• A dehydrater is almost essential when you're planning to dry food. It is possible to dry food in the oven, but there is a greater risk of your food not being dried completely which can lead to mold. A dehydrater is also more energy efficient than an oven. In an oven, you often need to bake the produce at low heat (200 degrees or lower) for 6 hours or more.
• Cut cherry tomatoes in halves for drying. These are delicious on salads or in pasta dishes.
• Zucchini works best if sliced thinly (in circles) before drying. These are my favorite additions to soups with their chewy texture and savory flavor. You can also dry them until they're cruchy to make tasty veggie chips.
• Herbs and small hot peppers can be easily dried by hanging them, evenly spaced so they're not touching, from a string in your kitchen. This way, you can use them throughout the drying process if you so desire.
This is my personal preservation favorite. This method combines fresh produce, salt and time to create a salty, fizzy, savory product. I also really appreciate fermented foods for their benefit to gut health and immune support. If you can handle the intense, acidic taste of fermented foods, this is the way to go.
Fermentation uses active bacteria cultures in the environment to slowly break down the food. Fermentation cultivates beneficial lactobacillus bacteria and the salt used in fermented foods keeps away the bad bacteria. Basically, this process allows the natural bacteria to do the preservation work for you and results in a delicious product. Popular fermented foods include sauerkraut, kimchi and Bubbie's pickles.
My Favorite Produce to Ferment
cabbage, radishes, carrots, cauliflower, beets, kale
• Vegetables require different amounts of salt or brine for best outcomes. I recommend consulting the professionals when you're first starting to ferment. One of my favorites, Sandor Ellix Katz, has two very useful books listed below.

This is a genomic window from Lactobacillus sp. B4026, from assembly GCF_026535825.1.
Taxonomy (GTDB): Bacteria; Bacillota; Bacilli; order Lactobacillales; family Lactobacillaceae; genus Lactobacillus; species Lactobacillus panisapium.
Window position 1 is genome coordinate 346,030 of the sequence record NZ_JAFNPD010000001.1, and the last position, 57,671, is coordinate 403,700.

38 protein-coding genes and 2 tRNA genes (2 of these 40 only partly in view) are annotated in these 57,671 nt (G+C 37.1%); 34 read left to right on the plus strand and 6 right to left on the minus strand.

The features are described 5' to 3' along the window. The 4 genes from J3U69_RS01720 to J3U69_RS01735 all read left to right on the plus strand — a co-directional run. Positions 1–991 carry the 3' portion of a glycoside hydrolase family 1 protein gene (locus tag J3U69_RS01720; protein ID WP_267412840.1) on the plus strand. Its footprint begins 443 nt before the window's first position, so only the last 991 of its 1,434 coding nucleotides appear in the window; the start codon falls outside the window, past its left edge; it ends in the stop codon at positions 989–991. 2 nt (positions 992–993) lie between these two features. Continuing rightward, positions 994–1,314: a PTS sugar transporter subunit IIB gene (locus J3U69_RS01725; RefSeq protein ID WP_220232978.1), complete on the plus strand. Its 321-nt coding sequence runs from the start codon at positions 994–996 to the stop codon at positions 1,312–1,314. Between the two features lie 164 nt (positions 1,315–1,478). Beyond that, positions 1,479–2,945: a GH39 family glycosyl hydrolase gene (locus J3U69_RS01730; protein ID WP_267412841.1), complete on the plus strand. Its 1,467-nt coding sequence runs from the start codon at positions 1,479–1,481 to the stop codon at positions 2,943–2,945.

• The magic of fermenting is that you can throw almost anything in your vegetable drawer into a ferment. Cooking greens, brocolli, sweet corn, celery, bok choy and swiss chard are all delicious in a fermented vegetable mix.
• You can ferment foods in mason jars, ceramic crocks or plastic buckets. Once you've found your container, you'll need to find a weight to keep your produce submerged in the brine. Produce that floats above the brine is likely to develop mold. A weight can be as simple as a small plate (or lid) that fits inside of your container with a mason jar full of water sitting on top of it. Once your weight is in place, cover the whole thing with a tea towel and leave it in a your counter (the darker the area, the better). Let it sit for a few days or weeks until you like the flavor.
• I find it's easiest and fastest to shred the cabbage when using it for fermenting. Because cabbage is especially watery, it doesn't need a brine. Once the cabbage is shredded, mix it in a large bowl with lots of salt, let it sit for 20 minutes or so and then pack it down in to a jar or crock. The salt will draw the liquid out of the cabbage and make a brine for you.